Westwind

Film

Post by Elise Escamilla

What makes a Jane Austen film adaptation good? Is it complete faithfulness to the text, or can it be found in the innate nature of film to “up the ante,” so to speak, in terms of drama and romance? Like most things in life, the answer can be found somewhat in between the two extremes. While I’m under no circumstances a researched, doctorate-wielding, Jane Austen scholar, I have seen enough adaptations (too many) to come to a solid conclusion about which worked well and which should be forgotten in the depths of hell forever. Here are my favorite Jane Austen film adaptations.

Persuasion (1995)

With only two well-known adaptations, this isn’t the most difficult choice. The 1995 film creates a wonderful picture of Anne Elliot as the sweet, patient, and capable heroine that Austen wrote in her novel. The actress is also a bit older, as the character is supposed to be 27 years old, an unmarried age that delegates her the title of “spinster.” The older age is quite different than most of Austen’s leading ladies and the casting choice is significant to Anne’s character. There is one scene in the film that doesn’t appear in the book, where Anne stares into a mirror, tracing the aged lines on her face, after Wentworth makes a comment about not recognizing her “altered” appearance. (He’s lying of course, but how rude of him!) The comment itself was a line in the novel, but the movie gives us her absolutely heartbreaking reaction: contemplating her loss of youth brings out a new aspect of Anne that makes us empathize with her and recognize that she has deep, unspoken feelings. Indeed, both of the romantic leads are much older looking, weathered even, by the lifetimes it seems they have lived apart, than any Austen adaptation I’ve ever seen, and I think it suits the novel perfectly.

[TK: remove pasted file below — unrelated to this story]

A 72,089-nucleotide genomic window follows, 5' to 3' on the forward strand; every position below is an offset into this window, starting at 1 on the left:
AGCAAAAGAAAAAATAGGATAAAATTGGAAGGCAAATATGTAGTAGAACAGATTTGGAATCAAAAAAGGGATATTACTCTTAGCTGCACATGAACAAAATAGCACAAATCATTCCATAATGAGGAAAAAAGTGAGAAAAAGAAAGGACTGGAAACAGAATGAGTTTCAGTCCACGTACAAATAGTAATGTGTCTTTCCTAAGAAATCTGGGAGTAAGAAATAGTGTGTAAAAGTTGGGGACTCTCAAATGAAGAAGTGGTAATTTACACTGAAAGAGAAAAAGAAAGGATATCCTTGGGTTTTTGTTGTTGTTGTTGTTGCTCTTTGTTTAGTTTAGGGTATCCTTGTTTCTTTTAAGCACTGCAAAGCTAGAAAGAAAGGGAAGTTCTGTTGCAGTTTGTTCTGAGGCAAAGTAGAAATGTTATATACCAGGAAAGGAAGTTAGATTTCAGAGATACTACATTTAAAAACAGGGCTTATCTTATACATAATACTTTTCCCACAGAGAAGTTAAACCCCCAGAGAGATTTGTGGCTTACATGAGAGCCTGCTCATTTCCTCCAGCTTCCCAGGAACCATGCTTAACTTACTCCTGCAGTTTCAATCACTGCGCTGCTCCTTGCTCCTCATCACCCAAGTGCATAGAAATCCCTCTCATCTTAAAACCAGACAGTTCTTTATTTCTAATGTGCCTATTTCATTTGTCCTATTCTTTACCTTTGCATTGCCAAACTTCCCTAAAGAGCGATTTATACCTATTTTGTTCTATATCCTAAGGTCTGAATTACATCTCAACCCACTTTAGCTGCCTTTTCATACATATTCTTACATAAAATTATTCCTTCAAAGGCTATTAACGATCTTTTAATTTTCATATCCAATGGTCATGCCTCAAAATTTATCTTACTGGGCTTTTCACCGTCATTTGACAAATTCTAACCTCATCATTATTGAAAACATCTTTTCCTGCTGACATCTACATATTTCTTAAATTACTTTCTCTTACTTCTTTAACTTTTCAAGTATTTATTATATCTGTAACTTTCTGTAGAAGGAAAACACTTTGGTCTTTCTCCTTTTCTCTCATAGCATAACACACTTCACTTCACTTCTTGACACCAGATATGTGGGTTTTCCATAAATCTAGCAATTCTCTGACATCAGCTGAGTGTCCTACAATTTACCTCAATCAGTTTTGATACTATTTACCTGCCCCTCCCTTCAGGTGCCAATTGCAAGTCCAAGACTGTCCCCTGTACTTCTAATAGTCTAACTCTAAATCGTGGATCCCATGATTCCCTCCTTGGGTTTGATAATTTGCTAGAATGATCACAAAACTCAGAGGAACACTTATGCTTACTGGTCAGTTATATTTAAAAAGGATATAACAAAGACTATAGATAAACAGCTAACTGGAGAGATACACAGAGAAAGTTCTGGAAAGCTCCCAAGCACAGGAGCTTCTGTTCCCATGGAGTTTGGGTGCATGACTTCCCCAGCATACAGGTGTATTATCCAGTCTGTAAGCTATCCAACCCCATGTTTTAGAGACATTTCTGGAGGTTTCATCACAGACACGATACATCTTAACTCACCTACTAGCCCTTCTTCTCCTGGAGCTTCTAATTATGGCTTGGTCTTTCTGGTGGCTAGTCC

Clueless (1995)

Clueless is, by far, the best adaptation of Emma ever made. There are a few more adaptations to contend with, Gwyneth Paltrow’s Emma being the most famous. However Clueless goes a lot deeper into Cher (Emma) than any other adaptation, and has a more defined character development. Readers of the novel know that Emma is completely humbled for her awful behavior and begins atoning for her wrongs in an authentic way. Similarly, Cher looks for small things she can do to help others, actively searching for ways to better herself. It comes from a genuine place. I didn’t want to talk about other adaptations, but what really bothered me about Paltrow’s Emma is one specific line, where Emma tells Knightley, “If only you’ve been around to see how much I’ve changed.” Cher never needs to say anything like this to Josh (Mr. Knightly), instead in a voice over narration she stresses the importance of bettering herself for herself, saying, “I decided I needed a complete makeover, except this time a makeover for my soul.” Overall, the writing is incredibly fun and witty throughout the film, taking Austen’s characters to another realm of social hierarchies in a completely new playing field. Who doesn’t love a good high school story?

Sense and Sensibility (1995)